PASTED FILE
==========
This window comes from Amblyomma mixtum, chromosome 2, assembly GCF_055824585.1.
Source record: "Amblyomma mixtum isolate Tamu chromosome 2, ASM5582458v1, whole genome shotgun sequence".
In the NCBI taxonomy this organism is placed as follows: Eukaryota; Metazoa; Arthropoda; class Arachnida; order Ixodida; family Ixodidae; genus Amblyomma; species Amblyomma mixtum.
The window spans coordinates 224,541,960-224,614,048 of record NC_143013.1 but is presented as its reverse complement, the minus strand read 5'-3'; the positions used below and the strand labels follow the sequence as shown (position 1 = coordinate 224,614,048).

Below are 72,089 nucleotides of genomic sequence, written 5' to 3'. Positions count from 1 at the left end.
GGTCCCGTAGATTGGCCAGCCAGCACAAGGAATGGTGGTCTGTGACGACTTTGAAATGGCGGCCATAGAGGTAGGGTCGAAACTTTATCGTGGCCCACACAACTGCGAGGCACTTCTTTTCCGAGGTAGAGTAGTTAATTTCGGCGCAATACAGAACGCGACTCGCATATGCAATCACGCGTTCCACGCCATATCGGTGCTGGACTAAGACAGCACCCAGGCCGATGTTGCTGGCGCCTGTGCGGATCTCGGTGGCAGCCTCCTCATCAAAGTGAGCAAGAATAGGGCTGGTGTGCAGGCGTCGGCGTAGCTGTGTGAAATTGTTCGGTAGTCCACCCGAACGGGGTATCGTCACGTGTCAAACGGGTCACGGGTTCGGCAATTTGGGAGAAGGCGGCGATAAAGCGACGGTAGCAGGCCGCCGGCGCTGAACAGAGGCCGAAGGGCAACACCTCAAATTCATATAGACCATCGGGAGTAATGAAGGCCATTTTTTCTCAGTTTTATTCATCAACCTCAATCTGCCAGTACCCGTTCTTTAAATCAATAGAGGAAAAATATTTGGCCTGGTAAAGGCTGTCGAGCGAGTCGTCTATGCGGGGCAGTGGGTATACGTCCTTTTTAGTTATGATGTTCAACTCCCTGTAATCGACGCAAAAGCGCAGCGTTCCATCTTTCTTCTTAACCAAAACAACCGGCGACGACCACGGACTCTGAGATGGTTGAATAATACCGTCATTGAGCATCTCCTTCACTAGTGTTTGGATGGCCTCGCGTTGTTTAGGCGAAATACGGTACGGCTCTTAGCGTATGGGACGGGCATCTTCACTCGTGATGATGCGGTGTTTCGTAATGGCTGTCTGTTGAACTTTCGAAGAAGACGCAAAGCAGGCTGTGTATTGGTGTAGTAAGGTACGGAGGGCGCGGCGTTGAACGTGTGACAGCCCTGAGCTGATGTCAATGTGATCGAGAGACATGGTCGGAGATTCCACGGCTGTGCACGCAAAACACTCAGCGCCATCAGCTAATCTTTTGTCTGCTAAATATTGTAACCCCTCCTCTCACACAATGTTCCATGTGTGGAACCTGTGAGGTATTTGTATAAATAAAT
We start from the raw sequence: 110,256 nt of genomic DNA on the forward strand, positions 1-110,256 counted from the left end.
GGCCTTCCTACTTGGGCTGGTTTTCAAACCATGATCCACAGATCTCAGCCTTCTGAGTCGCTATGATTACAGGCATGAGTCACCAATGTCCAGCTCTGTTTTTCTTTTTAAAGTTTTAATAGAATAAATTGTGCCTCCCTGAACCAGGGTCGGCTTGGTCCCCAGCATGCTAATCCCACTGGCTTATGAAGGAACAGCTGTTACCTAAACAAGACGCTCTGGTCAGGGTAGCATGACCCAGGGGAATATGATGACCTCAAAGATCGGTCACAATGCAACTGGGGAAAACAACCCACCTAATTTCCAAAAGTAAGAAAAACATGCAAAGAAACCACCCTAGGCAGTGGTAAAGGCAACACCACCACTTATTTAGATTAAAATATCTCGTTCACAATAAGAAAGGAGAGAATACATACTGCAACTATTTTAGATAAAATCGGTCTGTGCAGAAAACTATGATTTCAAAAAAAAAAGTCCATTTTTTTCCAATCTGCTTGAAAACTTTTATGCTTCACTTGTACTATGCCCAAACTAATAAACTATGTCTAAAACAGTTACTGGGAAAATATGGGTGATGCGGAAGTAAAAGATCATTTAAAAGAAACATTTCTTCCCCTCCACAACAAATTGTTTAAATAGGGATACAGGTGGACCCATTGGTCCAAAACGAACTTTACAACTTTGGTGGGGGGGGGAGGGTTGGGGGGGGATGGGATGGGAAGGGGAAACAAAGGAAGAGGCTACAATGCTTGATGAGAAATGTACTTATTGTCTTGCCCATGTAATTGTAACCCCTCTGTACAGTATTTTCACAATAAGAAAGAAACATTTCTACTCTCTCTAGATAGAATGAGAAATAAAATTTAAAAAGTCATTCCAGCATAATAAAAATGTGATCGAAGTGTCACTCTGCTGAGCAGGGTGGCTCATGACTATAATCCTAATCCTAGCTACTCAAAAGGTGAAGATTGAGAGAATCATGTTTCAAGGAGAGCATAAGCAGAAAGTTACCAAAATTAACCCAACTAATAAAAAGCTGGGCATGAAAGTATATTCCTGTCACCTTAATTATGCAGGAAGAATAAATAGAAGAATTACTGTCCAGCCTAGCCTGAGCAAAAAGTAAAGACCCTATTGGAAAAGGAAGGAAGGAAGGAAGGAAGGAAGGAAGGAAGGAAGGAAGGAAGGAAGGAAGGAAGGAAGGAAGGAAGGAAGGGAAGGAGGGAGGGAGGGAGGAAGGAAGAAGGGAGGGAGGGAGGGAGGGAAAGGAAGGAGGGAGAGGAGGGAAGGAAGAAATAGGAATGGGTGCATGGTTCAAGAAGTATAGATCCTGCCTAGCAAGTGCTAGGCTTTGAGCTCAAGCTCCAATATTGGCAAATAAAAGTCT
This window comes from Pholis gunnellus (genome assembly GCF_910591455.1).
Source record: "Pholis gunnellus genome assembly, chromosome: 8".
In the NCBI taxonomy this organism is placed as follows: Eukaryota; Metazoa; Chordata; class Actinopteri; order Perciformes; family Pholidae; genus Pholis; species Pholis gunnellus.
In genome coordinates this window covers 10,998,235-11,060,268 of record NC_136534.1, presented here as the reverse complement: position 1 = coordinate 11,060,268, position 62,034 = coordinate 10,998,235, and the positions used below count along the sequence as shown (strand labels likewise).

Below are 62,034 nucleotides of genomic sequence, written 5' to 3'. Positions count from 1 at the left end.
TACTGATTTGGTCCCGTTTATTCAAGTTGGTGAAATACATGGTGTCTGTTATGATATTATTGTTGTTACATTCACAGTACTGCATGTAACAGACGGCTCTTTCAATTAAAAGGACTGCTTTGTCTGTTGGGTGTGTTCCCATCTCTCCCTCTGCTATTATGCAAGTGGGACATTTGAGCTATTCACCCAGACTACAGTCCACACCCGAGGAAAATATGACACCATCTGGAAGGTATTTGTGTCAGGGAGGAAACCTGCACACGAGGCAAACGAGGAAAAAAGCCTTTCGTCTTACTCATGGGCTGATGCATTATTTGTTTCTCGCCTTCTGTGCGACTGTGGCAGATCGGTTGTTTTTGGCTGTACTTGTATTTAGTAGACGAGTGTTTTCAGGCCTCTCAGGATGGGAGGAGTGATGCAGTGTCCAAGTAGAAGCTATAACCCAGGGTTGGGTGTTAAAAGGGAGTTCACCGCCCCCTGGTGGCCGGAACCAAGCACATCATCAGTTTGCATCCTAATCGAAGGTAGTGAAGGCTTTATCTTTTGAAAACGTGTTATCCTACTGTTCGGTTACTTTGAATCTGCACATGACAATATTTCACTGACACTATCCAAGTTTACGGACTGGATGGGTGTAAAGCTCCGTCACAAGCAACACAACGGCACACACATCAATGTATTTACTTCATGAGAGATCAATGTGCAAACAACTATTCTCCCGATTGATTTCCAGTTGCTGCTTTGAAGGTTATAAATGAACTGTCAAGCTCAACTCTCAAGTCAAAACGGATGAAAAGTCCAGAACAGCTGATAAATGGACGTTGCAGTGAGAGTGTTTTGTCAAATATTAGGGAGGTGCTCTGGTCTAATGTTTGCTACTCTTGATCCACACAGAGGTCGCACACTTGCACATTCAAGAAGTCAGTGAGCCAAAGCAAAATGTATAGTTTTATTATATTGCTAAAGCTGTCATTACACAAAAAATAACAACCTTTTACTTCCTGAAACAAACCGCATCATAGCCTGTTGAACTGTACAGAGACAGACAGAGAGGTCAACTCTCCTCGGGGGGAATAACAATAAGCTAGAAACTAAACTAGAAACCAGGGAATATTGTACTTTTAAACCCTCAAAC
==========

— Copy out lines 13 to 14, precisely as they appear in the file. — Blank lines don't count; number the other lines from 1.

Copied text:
Below are 62,034 nucleotides of genomic sequence, written 5' to 3'. Positions count from 1 at the left end.
TACTGATTTGGTCCCGTTTATTCAAGTTGGTGAAATACATGGTGTCTGTTATGATATTATTGTTGTTACATTCACAGTACTGCATGTAACAGACGGCTCTTTCAATTAAAAGGACTGCTTTGTCTGTTGGGTGTGTTCCCATCTCTCCCTCTGCTATTATGCAAGTGGGACATTTGAGCTATTCACCCAGACTACAGTCCACACCCGAGGAAAATATGACACCATCTGGAAGGTATTTGTGTCAGGGAGGAAACCTGCACACGAGGCAAACGAGGAAAAAAGCCTTTCGTCTTACTCATGGGCTGATGCATTATTTGTTTCTCGCCTTCTGTGCGACTGTGGCAGATCGGTTGTTTTTGGCTGTACTTGTATTTAGTAGACGAGTGTTTTCAGGCCTCTCAGGATGGGAGGAGTGATGCAGTGTCCAAGTAGAAGCTATAACCCAGGGTTGGGTGTTAAAAGGGAGTTCACCGCCCCCTGGTGGCCGGAACCAAGCACATCATCAGTTTGCATCCTAATCGAAGGTAGTGAAGGCTTTATCTTTTGAAAACGTGTTATCCTACTGTTCGGTTACTTTGAATCTGCACATGACAATATTTCACTGACACTATCCAAGTTTACGGACTGGATGGGTGTAAAGCTCCGTCACAAGCAACACAACGGCACACACATCAATGTATTTACTTCATGAGAGATCAATGTGCAAACAACTATTCTCCCGATTGATTTCCAGTTGCTGCTTTGAAGGTTATAAATGAACTGTCAAGCTCAACTCTCAAGTCAAAACGGATGAAAAGTCCAGAACAGCTGATAAATGGACGTTGCAGTGAGAGTGTTTTGTCAAATATTAGGGAGGTGCTCTGGTCTAATGTTTGCTACTCTTGATCCACACAGAGGTCGCACACTTGCACATTCAAGAAGTCAGTGAGCCAAAGCAAAATGTATAGTTTTATTATATTGCTAAAGCTGTCATTACACAAAAAATAACAACCTTTTACTTCCTGAAACAAACCGCATCATAGCCTGTTGAACTGTACAGAGACAGACAGAGAGGTCAACTCTCCTCGGGGGGAATAACAATAAGCTAGAAACTAAACTAGAAACCAGGGAATATTGTACTTTTAAACCCTCAAAC